All of the curatorial team at Historic Royal Palaces wish all of our readers a very Merry Christmas!
Many of us may have had the misfortune to meet a boring person (maybe it is the same one) who decides to mention every single year that “we have Christmas trees now because Prince Albert (who was German) first brought the idea of Christmas trees with him when he came to England”.
Every time I’m told this story, I want to stop them in their tracks and correct them. I don’t though, as I really don’t want to ruin their Christmas. Everyone deserves to feel a little smug sometimes. This restraint has earned me the indulgence of droning on boringly myself and tell you about royal Christmas trees.
There is, of course, an element of truth to the whole Albert Christmas tree thing. Certainly, trees became popular across Britain because in 1848, an engraving of Albert, Victoria and their children round a Christmas tree was published in the Illustrated Evening News. The picture so charmed the British public that they heartily adopted this very typically German practice.
The picture must have been of the children’s Christmas tree. Victoria and Albert gave each other so many and such large presents that they each got their own trees, whilst the children shared one between them.
Queen Victoria describes her seven (there would eventually be nine) children receiving their Christmas presents in 1848:
“The 7 Children were then taken to their tree, jumping & shouting with joy over their toys & other presents. The Boys could think of nothing but the swords we had given them & Bertie of some armour, which however he complained, pinched him!”
Actually, Victoria had seen Christmas trees with presents underneath them throughout her childhood. After dinner on Christmas Eve her mother would ring the bell three times and Victoria and the other guests, which included her half siblings, and later on the Conroy family, entered the dining room in their apartments at Kensington Palace. There they would find trees decorated with candles and sugar ornaments on tables laid out with gifts. Even her beloved spaniel Dash got presents under a tree, which in 1832, “were, a basin of bread and milk, three Indian-rubber balls, and two bits of gingerbread surrounded with branches of holly and candles”.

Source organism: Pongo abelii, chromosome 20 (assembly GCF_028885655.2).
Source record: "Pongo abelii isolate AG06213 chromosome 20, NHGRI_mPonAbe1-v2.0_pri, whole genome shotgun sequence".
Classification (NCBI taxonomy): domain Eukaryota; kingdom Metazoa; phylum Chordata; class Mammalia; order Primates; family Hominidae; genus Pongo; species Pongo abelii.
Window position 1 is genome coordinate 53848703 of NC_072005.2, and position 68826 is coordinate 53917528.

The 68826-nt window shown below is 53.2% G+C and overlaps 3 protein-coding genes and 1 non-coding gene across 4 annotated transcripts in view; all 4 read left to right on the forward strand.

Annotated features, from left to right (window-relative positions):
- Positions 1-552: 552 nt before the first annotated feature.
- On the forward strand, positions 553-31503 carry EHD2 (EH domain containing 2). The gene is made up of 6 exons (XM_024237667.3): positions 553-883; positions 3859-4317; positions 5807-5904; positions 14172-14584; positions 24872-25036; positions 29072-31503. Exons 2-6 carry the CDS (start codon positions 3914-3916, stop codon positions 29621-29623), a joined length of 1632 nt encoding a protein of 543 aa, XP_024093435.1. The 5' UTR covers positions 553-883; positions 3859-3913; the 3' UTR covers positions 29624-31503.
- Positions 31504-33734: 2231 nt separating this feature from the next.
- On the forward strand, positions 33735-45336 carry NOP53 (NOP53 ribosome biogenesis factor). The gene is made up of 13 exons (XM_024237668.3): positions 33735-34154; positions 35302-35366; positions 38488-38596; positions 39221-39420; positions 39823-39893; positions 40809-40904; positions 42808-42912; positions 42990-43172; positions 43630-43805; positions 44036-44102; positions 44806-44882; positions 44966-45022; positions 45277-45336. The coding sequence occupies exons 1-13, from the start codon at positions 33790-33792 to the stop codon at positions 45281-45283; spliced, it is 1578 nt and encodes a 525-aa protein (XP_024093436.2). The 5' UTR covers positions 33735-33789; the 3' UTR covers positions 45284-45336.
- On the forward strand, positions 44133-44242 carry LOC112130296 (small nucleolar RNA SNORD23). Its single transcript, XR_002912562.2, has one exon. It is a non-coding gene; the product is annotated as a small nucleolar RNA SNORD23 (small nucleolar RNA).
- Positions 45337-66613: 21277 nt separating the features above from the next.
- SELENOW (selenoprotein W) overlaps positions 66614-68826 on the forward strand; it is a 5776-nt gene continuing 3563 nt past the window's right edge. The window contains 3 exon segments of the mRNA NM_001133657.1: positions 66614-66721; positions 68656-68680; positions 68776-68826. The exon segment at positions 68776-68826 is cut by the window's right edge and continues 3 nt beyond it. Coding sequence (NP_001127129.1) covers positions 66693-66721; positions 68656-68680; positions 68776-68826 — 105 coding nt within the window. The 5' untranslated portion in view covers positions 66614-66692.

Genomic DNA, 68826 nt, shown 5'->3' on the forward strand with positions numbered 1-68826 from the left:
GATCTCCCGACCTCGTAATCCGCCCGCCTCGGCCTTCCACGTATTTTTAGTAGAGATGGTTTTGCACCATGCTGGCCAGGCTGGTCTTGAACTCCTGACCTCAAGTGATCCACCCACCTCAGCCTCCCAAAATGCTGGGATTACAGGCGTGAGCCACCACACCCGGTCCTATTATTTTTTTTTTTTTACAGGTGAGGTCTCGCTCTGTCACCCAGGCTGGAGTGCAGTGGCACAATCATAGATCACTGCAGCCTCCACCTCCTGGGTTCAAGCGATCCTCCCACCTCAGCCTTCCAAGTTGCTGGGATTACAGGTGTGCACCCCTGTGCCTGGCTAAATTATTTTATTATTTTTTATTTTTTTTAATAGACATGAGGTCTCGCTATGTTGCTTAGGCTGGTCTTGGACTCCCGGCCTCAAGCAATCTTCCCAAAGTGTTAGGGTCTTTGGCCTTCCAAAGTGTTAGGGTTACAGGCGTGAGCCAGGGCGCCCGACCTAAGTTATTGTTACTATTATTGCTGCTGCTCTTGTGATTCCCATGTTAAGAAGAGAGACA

This was not exclusive to Kensington; Queen Adelaide would set up a Christmas tree every year in the Dragon Room in Brighton Pavilion and invite children from the town inside for dancing and presents.
Queen Charlotte started this tradition years beforehand. Each year at Windsor, the King and Queen organised an event called the Royal Bounty where poor children were given dinners and certain children were invited to visit the Queen. In 1800, Georgina Townsend recalls one such occasion:
“Christmas evening in a German fashion. A fir tree, about as high again as any of us, lighted all over with small tapers, several little wax dolls among the branches in different places, and strings of almonds and raisins alternately tied from one to another, with skipping ropes for the boys, and each bigger girl had muslin for a frock, a muslin handkerchief, a fan and a sash, all prettily done up in the handkerchief, and a pretty necklace and earrings besides. As soon as all the other things were delivered out by the Queen and the Princesses, the candles on the tree were put out and the children set out to help themselves which they did very heartily”.
So, it is the mild, meek and ever charitable Queen Charlotte who must be accorded the accolade of having introduced the Christmas tree to Britain and not Albert or Victoria. It is of course quite irrelevant which royal had the first Christmas tree, but highly relevant to consider that so much of our past and so much of our current culture that we think of as “quintessentially British” is because of a rich history of intermingling with Europe.